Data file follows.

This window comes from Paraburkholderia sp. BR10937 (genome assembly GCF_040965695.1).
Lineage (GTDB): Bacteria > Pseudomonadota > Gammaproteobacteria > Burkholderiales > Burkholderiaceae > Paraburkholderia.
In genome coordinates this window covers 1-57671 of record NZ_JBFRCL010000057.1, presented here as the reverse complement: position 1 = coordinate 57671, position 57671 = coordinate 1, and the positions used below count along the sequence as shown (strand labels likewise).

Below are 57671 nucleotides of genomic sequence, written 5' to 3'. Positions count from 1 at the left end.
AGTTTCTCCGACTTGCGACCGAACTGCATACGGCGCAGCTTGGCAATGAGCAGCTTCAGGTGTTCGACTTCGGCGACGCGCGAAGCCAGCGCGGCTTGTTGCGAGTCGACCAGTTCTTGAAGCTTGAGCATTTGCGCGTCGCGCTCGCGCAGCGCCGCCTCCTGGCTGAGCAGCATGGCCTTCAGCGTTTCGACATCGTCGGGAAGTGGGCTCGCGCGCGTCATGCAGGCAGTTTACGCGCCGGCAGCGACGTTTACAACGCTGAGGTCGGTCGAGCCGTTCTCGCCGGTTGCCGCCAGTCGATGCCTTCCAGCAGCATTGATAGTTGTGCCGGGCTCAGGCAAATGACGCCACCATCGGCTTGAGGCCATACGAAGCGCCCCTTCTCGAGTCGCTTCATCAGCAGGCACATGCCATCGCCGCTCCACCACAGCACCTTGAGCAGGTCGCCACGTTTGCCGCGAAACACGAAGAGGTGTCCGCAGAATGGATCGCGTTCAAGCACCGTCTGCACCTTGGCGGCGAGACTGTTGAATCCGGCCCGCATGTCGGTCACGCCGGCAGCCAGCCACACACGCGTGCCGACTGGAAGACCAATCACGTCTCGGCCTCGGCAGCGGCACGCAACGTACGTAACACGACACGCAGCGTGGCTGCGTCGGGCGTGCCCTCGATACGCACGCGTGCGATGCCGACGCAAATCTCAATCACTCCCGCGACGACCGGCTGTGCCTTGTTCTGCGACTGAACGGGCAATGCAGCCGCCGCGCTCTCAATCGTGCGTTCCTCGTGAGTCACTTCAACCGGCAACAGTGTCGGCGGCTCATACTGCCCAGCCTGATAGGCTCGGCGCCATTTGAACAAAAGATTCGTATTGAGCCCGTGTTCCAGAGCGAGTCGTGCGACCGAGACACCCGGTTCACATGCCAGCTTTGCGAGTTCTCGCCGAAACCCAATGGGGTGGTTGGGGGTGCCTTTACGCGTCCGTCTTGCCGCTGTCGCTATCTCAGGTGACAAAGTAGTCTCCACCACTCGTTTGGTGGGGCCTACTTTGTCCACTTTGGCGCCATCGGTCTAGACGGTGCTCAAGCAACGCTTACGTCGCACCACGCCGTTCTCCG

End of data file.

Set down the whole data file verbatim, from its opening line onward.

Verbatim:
This window comes from Paraburkholderia sp. BR10937 (genome assembly GCF_040965695.1).
Lineage (GTDB): Bacteria > Pseudomonadota > Gammaproteobacteria > Burkholderiales > Burkholderiaceae > Paraburkholderia.
In genome coordinates this window covers 1-57671 of record NZ_JBFRCL010000057.1, presented here as the reverse complement: position 1 = coordinate 57671, position 57671 = coordinate 1, and the positions used below count along the sequence as shown (strand labels likewise).

Below are 57671 nucleotides of genomic sequence, written 5' to 3'. Positions count from 1 at the left end.
AGTTTCTCCGACTTGCGACCGAACTGCATACGGCGCAGCTTGGCAATGAGCAGCTTCAGGTGTTCGACTTCGGCGACGCGCGAAGCCAGCGCGGCTTGTTGCGAGTCGACCAGTTCTTGAAGCTTGAGCATTTGCGCGTCGCGCTCGCGCAGCGCCGCCTCCTGGCTGAGCAGCATGGCCTTCAGCGTTTCGACATCGTCGGGAAGTGGGCTCGCGCGCGTCATGCAGGCAGTTTACGCGCCGGCAGCGACGTTTACAACGCTGAGGTCGGTCGAGCCGTTCTCGCCGGTTGCCGCCAGTCGATGCCTTCCAGCAGCATTGATAGTTGTGCCGGGCTCAGGCAAATGACGCCACCATCGGCTTGAGGCCATACGAAGCGCCCCTTCTCGAGTCGCTTCATCAGCAGGCACATGCCATCGCCGCTCCACCACAGCACCTTGAGCAGGTCGCCACGTTTGCCGCGAAACACGAAGAGGTGTCCGCAGAATGGATCGCGTTCAAGCACCGTCTGCACCTTGGCGGCGAGACTGTTGAATCCGGCCCGCATGTCGGTCACGCCGGCAGCCAGCCACACACGCGTGCCGACTGGAAGACCAATCACGTCTCGGCCTCGGCAGCGGCACGCAACGTACGTAACACGACACGCAGCGTGGCTGCGTCGGGCGTGCCCTCGATACGCACGCGTGCGATGCCGACGCAAATCTCAATCACTCCCGCGACGACCGGCTGTGCCTTGTTCTGCGACTGAACGGGCAATGCAGCCGCCGCGCTCTCAATCGTGCGTTCCTCGTGAGTCACTTCAACCGGCAACAGTGTCGGCGGCTCATACTGCCCAGCCTGATAGGCTCGGCGCCATTTGAACAAAAGATTCGTATTGAGCCCGTGTTCCAGAGCGAGTCGTGCGACCGAGACACCCGGTTCACATGCCAGCTTTGCGAGTTCTCGCCGAAACCCAATGGGGTGGTTGGGGGTGCCTTTACGCGTCCGTCTTGCCGCTGTCGCTATCTCAGGTGACAAAGTAGTCTCCACCACTCGTTTGGTGGGGCCTACTTTGTCCACTTTGGCGCCATCGGTCTAGACGGTGCTCAAGCAACGCTTACGTCGCACCACGCCGTTCTCCG